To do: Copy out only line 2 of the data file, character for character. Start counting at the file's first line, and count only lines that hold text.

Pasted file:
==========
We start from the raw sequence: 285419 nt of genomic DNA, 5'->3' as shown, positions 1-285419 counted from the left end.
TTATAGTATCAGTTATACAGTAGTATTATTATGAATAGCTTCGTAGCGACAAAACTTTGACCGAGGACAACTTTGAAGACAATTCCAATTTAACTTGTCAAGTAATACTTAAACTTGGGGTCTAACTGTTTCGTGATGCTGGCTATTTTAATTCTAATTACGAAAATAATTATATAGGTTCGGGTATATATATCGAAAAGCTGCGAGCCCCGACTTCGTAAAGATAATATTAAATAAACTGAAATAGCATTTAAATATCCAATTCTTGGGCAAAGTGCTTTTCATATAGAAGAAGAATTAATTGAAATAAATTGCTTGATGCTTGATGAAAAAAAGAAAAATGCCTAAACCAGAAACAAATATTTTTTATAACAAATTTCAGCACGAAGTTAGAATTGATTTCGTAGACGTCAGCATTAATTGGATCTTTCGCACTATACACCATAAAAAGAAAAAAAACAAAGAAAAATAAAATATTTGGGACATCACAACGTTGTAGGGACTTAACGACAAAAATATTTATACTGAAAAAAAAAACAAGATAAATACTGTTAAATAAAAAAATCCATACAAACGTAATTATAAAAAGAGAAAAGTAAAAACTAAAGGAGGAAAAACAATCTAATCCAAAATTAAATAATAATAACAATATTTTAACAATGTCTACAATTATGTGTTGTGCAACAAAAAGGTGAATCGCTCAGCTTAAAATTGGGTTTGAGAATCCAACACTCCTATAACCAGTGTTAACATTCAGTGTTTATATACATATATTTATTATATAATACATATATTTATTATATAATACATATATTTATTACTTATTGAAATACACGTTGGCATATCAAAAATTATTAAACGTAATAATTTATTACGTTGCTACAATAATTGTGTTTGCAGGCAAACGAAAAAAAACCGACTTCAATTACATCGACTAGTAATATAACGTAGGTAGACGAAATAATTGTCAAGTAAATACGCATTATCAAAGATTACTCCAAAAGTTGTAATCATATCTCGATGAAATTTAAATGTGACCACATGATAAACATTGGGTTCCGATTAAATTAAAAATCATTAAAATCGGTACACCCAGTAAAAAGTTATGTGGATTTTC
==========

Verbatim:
TTATAGTATCAGTTATACAGTAGTATTATTATGAATAGCTTCGTAGCGACAAAACTTTGACCGAGGACAACTTTGAAGACAATTCCAATTTAACTTGTCAAGTAATACTTAAACTTGGGGTCTAACTGTTTCGTGATGCTGGCTATTTTAATTCTAATTACGAAAATAATTATATAGGTTCGGGTATATATATCGAAAAGCTGCGAGCCCCGACTTCGTAAAGATAATATTAAATAAACTGAAATAGCATTTAAATATCCAATTCTTGGGCAAAGTGCTTTTCATATAGAAGAAGAATTAATTGAAATAAATTGCTTGATGCTTGATGAAAAAAAGAAAAATGCCTAAACCAGAAACAAATATTTTTTATAACAAATTTCAGCACGAAGTTAGAATTGATTTCGTAGACGTCAGCATTAATTGGATCTTTCGCACTATACACCATAAAAAGAAAAAAAACAAAGAAAAATAAAATATTTGGGACATCACAACGTTGTAGGGACTTAACGACAAAAATATTTATACTGAAAAAAAAAACAAGATAAATACTGTTAAATAAAAAAATCCATACAAACGTAATTATAAAAAGAGAAAAGTAAAAACTAAAGGAGGAAAAACAATCTAATCCAAAATTAAATAATAATAACAATATTTTAACAATGTCTACAATTATGTGTTGTGCAACAAAAAGGTGAATCGCTCAGCTTAAAATTGGGTTTGAGAATCCAACACTCCTATAACCAGTGTTAACATTCAGTGTTTATATACATATATTTATTATATAATACATATATTTATTATATAATACATATATTTATTACTTATTGAAATACACGTTGGCATATCAAAAATTATTAAACGTAATAATTTATTACGTTGCTACAATAATTGTGTTTGCAGGCAAACGAAAAAAAACCGACTTCAATTACATCGACTAGTAATATAACGTAGGTAGACGAAATAATTGTCAAGTAAATACGCATTATCAAAGATTACTCCAAAAGTTGTAATCATATCTCGATGAAATTTAAATGTGACCACATGATAAACATTGGGTTCCGATTAAATTAAAAATCATTAAAATCGGTACACCCAGTAAAAAGTTATGTGGATTTTC